Love And Hate Essay Research Paper On

Love And Hate Essay, Research Paper On Love and Hate Historically, extremes in emotion and reason do not often mix. I am thus cautious of attempting to comb through love or hate with reason. My

Love And Hate Essay, Research Paper

On Love and Hate

Historically, extremes in emotion and reason do not often mix. I am

thus cautious of attempting to comb through love or hate with reason. My

recourses are two: to (yes, using what reason I have) separate intellectual

thought from emotion; and to apply as little reason as possible without

ceasing to write.

It seems reasonable (sorry) to assume that emotion and reason have

nothing to do with each other. It also seems very likely that one cannot

exist with the other. They seem capable of cohabitation within a single

person, but fall upon differing objects. Are not the things we love or

hate not the things we understand?


Hate is one of our reactions to a lack of understanding. We cannot

hate that which we understand. Hate is our frustration at failure to

comprehend. The more we understand something hated, the more our hatred

becomes sadness or pity, or deepens to a hatred of that which caused

whatever it was that we did not understand. In the latter case, the hatred

may increase with understanding, but the object of the hatred has shifted.

We are given a wide range of paths for dealing with our hatred, from

the altruistic to the reactionary. The altruists, wishing peace without

societal discord, tell us to repress our hatred and replace it with love, a

path bound eventually for emotive explosion and breakdown. The diametric

path gives us a series of smaller explosions with promise of emotional

stability as a result of constant expulsion of malefic urges.

Neither of these, or combinations thereof, are terribly productive

ways in which to deal with hate, as even the moderate paths deal with the

hatred only superficially and inefficiently. I see the only way around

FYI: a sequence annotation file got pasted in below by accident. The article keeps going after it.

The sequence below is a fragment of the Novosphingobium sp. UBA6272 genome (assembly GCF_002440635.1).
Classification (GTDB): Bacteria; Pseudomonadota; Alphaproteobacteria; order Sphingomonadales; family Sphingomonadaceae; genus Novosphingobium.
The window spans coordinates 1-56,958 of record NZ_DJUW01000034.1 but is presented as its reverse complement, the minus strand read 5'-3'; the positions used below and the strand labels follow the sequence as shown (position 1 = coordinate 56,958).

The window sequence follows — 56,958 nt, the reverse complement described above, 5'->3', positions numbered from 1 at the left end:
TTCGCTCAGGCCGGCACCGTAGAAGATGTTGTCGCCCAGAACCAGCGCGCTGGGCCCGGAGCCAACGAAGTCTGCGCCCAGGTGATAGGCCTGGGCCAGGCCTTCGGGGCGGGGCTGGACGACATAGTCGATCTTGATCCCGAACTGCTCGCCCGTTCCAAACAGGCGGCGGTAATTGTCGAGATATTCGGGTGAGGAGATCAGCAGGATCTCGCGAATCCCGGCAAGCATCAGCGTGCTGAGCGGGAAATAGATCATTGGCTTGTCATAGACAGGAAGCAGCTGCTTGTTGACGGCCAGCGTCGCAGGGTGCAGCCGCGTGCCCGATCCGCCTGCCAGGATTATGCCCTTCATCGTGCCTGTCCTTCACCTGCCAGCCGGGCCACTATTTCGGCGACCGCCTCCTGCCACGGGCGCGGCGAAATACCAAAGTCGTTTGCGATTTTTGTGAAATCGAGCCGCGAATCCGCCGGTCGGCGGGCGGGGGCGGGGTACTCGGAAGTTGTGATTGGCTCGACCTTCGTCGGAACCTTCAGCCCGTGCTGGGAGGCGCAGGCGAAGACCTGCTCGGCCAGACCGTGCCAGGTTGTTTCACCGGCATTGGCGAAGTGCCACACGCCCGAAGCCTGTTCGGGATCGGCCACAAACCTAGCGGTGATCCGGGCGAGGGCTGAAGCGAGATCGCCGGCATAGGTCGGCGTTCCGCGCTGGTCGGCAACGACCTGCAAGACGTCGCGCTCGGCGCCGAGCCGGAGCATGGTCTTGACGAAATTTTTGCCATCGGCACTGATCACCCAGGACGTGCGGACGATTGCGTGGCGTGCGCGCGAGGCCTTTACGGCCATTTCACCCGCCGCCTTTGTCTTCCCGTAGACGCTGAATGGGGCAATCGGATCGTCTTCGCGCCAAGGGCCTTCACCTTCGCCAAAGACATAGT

hatred being understanding. Upon comprehension of the object of hatred,

one is either better equipped for the constructive removal of said object,

cooly and rationally; or no longer desirous of the removal. Either outcome

is fully satisfying altruistically. In the latter case, one must accept

simultaneously a bit of humility for having been mistaken as well as a bit

of pride for having become a bit more correct. This leaves one emotionally

balanced. The hatred is not repressed, but transformed. The same

emotional energy is simply working in a different direction. Upon the

removal of the object, the hatred is put to work in a positive manner

instead of simply lashing out half-cocked and possibly incorrectly.

The process is simply that of questioning: “why does this specific

situation exist?”, and “what can be done to cause this situation not to

exist?”. Realize that just as for every action, there is an equal and

opposite reaction; for every reaction, there is an equal and opposite

cause; and that nothing is simply either cause or effect, but everything is



Ask the same questions, hope not to find answers, and don’t be

disappointed when you do. If you find understanding of the object of love,

it will no longer be an object of love, as love, similarly to hate, is a

reaction to a lack of understanding. The faster you find answers, the more

superficial the emotion. When answers come in the form of more questions,

you have a true indication of the intensity and thoroughness of the

emotion, and there is more likelyhood that when love finally disappears,

through comprehension, it will be replaced with respect and admiration

which you will find very easy to tell yourself is the same thing.

I am sorry if it seems I have advised you to processes that diminish

or destroy emotions; I have not. Emotions, contrary to poetic assumption,

are not permanent, but transitory (although it is certainly not impossible

for them to remain for durations exceeding a human lifetime). I believe

that the proper thing to do with emotions is to consummate them, not to

either prolong or shorten their duration, for one is stagnation and the

other repression.